In particular, two key technological initiatives are transforming carrier services. The first is Multiprotocol Layer Switching. MPLS not only reduces the carrier's cost to deliver services, but it also delivers the same levels of reliability and scalability as an ATM infrastructure. As a result, carriers are expanding their network backbones at a phenomenal pace. MCI, for example, adds a point of presence to its new MPLS network every three days. In the next few years, ATM and frame relay will be retired by most of the major providers.
If this is the year of the big carrier MPLS rollouts, the great enterprise migration will start now and end in 2006. In Europe, MPLS services already are more affordable than frame relay. Within a year, the same will be true in the United States. Add in the other benefits--easier provisioning, better support for voice and video traffic, and simpler pricing--and you can't afford to ignore MPLS. These services add flexibility to the WAN: If you introduce a new data center, relocate servers, move users or add voice to the backbone, traffic is rerouted faster than you can say, "Give me two weeks to reconfigure my frame relay network."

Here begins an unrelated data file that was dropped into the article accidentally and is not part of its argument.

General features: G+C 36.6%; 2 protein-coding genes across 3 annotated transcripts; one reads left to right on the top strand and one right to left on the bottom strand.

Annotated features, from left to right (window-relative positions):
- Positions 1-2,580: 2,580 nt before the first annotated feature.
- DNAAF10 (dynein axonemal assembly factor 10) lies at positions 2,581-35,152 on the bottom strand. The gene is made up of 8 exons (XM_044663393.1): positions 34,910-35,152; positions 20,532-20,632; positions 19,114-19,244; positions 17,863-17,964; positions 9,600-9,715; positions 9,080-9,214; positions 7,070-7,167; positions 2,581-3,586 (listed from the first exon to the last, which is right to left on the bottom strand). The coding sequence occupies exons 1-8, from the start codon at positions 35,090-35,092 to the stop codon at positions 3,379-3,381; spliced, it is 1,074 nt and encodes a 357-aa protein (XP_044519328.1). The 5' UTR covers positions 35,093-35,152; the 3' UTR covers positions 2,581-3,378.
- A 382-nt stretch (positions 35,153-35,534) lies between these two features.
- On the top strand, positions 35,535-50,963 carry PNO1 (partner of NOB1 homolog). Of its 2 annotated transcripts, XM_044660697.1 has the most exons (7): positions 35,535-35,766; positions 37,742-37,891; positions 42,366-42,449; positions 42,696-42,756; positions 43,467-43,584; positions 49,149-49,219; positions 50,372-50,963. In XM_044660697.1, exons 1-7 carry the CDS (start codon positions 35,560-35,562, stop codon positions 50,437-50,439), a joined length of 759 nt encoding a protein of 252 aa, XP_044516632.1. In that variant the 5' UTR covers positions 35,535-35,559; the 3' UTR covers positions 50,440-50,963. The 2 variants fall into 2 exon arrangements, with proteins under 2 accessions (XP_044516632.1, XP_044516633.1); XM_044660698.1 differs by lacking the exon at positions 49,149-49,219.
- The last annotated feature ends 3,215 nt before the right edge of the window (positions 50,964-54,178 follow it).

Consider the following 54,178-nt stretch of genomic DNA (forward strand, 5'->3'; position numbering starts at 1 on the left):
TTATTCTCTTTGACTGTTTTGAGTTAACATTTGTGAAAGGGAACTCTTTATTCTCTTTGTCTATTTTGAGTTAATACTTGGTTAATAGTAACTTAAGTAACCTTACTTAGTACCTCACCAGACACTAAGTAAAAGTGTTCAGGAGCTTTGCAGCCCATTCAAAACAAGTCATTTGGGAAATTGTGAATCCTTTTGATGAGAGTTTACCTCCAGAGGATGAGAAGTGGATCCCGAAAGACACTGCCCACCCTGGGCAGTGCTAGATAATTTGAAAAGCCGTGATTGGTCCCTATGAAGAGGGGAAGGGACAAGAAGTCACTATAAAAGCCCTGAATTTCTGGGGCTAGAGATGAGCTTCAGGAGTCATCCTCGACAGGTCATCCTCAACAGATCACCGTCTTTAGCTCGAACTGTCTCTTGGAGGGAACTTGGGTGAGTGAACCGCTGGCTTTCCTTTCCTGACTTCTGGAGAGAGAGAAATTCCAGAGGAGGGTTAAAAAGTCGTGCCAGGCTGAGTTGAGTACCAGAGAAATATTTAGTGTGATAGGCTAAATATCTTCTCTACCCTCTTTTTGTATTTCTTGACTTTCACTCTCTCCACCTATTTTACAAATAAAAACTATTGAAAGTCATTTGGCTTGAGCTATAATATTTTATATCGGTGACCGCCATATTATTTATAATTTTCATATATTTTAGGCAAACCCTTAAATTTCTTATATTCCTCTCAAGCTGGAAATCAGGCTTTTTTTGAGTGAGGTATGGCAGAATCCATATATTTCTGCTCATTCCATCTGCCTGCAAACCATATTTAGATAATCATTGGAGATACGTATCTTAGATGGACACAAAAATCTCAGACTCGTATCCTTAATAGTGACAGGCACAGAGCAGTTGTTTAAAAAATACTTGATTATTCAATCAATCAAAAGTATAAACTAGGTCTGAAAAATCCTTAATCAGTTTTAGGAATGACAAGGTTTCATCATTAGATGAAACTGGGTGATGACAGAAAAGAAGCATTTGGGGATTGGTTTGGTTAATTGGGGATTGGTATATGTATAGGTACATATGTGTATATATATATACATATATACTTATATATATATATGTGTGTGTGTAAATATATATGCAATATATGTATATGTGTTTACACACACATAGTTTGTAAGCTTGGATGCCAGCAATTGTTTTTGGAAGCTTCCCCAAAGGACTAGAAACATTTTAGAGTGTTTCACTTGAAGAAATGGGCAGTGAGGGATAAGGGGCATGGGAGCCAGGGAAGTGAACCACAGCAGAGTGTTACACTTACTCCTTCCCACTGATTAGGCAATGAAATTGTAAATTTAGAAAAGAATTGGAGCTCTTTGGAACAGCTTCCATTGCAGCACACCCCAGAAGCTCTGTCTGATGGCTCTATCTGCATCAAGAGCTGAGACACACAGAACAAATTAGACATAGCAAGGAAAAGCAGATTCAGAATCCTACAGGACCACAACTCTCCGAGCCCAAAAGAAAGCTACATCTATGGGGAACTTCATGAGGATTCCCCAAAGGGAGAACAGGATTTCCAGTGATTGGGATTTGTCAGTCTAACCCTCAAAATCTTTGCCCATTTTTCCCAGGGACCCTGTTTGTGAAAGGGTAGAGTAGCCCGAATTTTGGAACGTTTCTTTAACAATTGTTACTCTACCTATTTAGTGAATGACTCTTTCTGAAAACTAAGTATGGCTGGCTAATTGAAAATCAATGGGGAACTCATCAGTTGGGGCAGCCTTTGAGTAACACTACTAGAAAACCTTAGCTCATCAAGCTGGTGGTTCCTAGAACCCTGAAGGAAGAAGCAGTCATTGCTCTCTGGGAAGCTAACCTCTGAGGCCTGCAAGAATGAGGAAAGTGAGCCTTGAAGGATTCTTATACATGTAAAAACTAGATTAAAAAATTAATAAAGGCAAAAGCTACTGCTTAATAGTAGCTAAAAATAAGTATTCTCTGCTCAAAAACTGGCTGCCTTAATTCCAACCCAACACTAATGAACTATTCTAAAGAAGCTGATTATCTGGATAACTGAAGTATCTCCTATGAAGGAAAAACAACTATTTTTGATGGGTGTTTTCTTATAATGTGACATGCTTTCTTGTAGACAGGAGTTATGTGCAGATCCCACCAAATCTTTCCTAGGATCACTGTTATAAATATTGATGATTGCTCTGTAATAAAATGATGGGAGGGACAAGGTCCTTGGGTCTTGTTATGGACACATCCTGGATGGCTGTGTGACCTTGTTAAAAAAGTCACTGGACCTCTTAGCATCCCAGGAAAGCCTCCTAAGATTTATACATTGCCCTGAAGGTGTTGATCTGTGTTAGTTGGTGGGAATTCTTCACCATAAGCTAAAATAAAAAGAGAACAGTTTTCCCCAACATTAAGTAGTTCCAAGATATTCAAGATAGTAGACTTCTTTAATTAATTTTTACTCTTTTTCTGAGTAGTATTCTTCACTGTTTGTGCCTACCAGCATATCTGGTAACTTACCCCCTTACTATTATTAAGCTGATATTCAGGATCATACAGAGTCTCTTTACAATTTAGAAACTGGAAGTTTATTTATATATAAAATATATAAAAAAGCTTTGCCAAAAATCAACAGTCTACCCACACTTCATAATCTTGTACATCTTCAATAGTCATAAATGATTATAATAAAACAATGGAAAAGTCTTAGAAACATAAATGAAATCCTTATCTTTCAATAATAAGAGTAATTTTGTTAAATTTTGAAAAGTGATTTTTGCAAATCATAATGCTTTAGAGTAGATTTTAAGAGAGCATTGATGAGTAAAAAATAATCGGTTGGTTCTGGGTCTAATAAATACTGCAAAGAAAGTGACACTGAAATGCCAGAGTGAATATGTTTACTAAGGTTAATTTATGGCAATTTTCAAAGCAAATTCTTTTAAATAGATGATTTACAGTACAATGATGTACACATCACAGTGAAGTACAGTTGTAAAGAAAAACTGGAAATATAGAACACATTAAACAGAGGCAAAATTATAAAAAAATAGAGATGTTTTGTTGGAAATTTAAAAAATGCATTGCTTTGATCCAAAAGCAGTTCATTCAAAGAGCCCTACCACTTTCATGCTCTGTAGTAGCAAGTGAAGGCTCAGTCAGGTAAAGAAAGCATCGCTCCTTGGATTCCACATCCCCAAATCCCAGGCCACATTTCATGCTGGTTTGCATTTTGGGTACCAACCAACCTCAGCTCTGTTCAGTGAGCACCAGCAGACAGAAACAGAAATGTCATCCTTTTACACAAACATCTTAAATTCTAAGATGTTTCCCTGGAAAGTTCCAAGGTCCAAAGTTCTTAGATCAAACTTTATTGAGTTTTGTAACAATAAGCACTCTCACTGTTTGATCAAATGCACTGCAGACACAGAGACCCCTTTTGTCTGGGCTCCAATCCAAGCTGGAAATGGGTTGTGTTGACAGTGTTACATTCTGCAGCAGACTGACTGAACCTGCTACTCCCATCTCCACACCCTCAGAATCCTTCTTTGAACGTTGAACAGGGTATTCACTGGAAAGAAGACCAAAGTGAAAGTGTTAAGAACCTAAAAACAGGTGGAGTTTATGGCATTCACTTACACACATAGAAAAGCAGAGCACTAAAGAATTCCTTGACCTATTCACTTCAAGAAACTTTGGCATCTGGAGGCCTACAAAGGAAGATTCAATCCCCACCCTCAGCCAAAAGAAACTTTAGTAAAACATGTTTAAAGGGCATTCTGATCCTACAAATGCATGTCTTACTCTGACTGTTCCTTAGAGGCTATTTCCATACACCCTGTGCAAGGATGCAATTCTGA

The second technology transforming telecom is voice over IP. Here, the drivers are similar to MPLS. VoIP also gives carriers lower-cost infrastructure, but the really interesting part is what it does to carrier deployment. In the old rollout model, operators introduced services incrementally, plodding through a switch-by-switch, city-by-city rollout over months or years. With VoIP, services are virtualized into the cloud, letting them be hosted on centralized platforms or distributed across the network, depending on the carrier's needs.
VoIP services can be noticeably different. Features are easier to use--for example, via Web-based call control--and work the way customers expect. Flat-rate pricing eliminates the archaic distinction between local and long distance voice. But VoIP services should not be defined only by the historical telephone system models. What we've seen from AT&T, Vonage and the others only scratches the surface of how convergence changes voice service for the better.